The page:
Appalachian Trail Conservation Banner Brent McGuirt

A Strong Future

As guardians of the Appalachian Trail, our goal is to ensure it will be enjoyed for centuries to come.

Protection and Stewardship Icon

protection and stewardship

Our conservation work is focused on the protection and stewardship of land surrounding the Appalachian Trail (A.T.). This land base, spanning the Appalachian highland region from Georgia to Maine, connects significant state and federal lands. Running primarily along the ridgelines, Trail lands protect a migratory flywayand headwater streams for major East Coast watersheds. This protected area is one of the most significant greenways in the eastern United States.

Our conservation work is focused on identifying high priority tracts for permanent protection, working collaboratively with numerous conservation partners. We advocate funding for land protection and for best management practices to effectively steward these lands in perpetuity. We also play an important role as land managers, assisting with the natural resource management of corridor lands to ensure that the integrity of protected A.T. lands is upheld for future generations to experience and enjoy. We strive to base management decisions on sound science, and we work cooperatively with partners to develop our conservation approach.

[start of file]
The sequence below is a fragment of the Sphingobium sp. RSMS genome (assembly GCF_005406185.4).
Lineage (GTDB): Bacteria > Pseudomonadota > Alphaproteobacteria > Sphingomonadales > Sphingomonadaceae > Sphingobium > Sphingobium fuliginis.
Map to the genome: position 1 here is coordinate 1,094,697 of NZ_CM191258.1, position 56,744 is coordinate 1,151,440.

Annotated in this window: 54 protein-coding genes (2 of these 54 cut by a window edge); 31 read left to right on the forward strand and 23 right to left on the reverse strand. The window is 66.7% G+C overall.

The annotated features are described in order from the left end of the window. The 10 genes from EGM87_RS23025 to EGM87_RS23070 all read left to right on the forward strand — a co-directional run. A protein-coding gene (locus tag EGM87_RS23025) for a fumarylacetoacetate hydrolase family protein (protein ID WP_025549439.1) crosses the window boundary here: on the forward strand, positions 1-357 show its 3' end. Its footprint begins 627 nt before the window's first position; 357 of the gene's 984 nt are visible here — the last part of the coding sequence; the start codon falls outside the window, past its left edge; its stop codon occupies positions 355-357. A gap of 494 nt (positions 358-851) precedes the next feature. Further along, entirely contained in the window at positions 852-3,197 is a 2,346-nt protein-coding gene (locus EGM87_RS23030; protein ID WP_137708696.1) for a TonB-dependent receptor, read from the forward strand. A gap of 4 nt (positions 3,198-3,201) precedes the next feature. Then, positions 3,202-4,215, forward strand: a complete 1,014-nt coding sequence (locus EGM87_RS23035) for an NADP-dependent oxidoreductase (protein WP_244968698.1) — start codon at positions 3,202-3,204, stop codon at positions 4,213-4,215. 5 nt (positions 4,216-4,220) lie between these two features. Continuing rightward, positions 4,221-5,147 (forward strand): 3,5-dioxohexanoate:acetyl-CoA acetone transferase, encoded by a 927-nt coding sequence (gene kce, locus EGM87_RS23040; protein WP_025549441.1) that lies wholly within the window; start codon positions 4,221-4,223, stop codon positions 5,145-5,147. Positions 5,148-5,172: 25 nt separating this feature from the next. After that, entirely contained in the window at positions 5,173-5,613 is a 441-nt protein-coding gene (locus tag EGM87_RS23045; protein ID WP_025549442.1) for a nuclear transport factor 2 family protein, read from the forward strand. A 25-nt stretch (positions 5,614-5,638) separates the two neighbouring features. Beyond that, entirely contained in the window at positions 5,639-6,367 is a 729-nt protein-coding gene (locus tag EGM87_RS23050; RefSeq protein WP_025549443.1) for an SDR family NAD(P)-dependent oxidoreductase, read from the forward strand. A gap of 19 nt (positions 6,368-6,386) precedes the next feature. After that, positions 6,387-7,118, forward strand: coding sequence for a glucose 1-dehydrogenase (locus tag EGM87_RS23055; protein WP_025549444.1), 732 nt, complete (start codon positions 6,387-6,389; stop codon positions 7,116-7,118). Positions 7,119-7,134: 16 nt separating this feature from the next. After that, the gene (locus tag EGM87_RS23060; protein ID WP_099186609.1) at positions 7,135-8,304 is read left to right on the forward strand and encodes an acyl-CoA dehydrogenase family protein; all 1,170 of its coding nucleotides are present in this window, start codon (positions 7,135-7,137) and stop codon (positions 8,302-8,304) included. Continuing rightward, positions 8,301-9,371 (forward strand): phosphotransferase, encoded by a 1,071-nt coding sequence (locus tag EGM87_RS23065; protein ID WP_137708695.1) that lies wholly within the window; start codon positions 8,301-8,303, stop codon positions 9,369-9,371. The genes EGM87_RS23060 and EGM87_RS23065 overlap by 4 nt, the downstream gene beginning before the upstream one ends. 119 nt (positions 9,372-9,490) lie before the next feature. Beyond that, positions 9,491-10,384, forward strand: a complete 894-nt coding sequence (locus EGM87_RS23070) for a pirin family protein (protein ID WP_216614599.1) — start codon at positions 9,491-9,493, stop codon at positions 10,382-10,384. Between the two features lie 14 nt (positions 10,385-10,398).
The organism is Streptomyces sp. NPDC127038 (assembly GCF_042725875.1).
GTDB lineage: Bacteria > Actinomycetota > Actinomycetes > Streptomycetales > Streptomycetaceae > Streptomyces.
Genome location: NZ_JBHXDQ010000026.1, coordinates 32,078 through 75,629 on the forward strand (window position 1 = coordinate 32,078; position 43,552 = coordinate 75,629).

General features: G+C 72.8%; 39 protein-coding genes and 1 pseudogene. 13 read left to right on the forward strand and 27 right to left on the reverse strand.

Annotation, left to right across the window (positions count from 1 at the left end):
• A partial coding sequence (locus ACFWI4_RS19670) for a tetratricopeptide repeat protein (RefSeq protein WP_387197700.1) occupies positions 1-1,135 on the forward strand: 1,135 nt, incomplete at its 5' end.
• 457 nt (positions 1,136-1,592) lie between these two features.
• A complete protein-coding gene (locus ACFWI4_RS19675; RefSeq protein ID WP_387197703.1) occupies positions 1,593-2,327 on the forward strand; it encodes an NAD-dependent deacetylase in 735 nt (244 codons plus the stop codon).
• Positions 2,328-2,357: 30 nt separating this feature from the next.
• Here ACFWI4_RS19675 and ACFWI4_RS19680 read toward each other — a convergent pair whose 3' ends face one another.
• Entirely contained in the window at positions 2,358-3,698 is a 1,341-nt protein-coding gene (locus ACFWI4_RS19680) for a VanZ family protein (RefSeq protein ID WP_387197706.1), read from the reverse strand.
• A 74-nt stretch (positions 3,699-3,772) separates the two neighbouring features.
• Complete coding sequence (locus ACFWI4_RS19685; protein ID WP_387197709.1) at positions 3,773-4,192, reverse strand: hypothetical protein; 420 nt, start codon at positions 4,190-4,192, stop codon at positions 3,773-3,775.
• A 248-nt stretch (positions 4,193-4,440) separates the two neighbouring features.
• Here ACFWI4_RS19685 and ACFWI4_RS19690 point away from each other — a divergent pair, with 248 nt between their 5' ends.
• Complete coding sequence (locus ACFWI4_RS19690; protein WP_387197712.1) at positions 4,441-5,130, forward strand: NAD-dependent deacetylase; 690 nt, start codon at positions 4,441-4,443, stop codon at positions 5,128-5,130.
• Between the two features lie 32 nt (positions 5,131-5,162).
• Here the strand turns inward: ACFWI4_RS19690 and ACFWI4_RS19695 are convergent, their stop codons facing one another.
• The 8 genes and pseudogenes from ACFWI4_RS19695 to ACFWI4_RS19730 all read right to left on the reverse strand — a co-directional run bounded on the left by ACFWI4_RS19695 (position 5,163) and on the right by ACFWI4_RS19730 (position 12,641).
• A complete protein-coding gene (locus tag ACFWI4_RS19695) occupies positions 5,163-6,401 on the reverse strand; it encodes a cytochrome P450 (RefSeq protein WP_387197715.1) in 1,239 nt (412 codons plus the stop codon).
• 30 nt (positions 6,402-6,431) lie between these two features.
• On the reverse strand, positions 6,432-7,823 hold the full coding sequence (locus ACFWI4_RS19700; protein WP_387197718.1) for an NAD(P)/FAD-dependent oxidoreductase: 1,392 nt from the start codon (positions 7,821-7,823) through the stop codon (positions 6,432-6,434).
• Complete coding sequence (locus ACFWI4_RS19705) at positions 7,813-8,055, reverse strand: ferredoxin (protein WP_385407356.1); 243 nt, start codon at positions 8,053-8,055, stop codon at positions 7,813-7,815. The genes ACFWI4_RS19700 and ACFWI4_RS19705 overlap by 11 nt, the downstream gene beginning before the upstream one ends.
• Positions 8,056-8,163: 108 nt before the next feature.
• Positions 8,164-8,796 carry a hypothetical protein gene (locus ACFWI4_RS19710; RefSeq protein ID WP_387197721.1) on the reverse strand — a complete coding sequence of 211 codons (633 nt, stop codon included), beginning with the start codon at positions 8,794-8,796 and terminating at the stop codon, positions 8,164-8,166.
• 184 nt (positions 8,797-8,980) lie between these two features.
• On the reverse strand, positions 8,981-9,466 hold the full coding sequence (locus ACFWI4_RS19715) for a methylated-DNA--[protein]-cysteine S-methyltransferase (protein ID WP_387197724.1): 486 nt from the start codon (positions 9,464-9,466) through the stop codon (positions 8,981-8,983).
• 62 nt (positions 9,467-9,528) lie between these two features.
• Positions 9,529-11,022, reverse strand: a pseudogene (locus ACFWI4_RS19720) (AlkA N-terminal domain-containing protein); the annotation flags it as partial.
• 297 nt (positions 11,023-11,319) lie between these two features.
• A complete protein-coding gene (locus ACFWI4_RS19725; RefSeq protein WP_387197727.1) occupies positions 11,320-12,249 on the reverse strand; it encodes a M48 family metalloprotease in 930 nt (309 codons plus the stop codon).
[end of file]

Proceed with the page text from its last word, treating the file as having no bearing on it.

We care about protecting the experience we all have while hiking the A.T. Along with our partners, we are charged under the National Trails Systems Act to ensure that the scenic vistas and natural and cultural heritage of the Trail corridor is protected forever.

Mountain Valley Pipeline will have Devastating Impacts on the A.T.

by Jordan Bowman | Jun 15, 2017